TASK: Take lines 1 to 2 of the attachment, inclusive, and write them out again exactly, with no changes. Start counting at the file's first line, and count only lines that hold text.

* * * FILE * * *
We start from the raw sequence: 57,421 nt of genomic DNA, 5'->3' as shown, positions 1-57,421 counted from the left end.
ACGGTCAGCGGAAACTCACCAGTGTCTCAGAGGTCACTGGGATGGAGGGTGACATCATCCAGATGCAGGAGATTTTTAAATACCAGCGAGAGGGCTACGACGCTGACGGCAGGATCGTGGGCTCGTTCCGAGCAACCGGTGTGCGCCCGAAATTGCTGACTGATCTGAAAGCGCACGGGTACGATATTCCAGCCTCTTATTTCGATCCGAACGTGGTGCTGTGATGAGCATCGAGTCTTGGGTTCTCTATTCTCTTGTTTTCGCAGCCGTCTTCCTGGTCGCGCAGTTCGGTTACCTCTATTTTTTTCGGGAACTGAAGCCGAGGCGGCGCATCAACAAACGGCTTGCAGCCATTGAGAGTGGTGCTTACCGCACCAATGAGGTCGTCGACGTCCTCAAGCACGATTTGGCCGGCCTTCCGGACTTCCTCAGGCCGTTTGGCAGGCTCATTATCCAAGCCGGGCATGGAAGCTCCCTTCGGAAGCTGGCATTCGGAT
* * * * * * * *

We start from the raw sequence: 57,421 nt of genomic DNA, 5'->3' as shown, positions 1-57,421 counted from the left end.
ACGGTCAGCGGAAACTCACCAGTGTCTCAGAGGTCACTGGGATGGAGGGTGACATCATCCAGATGCAGGAGATTTTTAAATACCAGCGAGAGGGCTACGACGCTGACGGCAGGATCGTGGGCTCGTTCCGAGCAACCGGTGTGCGCCCGAAATTGCTGACTGATCTGAAAGCGCACGGGTACGATATTCCAGCCTCTTATTTCGATCCGAACGTGGTGCTGTGATGAGCATCGAGTCTTGGGTTCTCTATTCTCTTGTTTTCGCAGCCGTCTTCCTGGTCGCGCAGTTCGGTTACCTCTATTTTTTTCGGGAACTGAAGCCGAGGCGGCGCATCAACAAACGGCTTGCAGCCATTGAGAGTGGTGCTTACCGCACCAATGAGGTCGTCGACGTCCTCAAGCACGATTTGGCCGGCCTTCCGGACTTCCTCAGGCCGTTTGGCAGGCTCATTATCCAAGCCGGGCATGGAAGCTCCCTTCGGAAGCTGGCATTCGGAT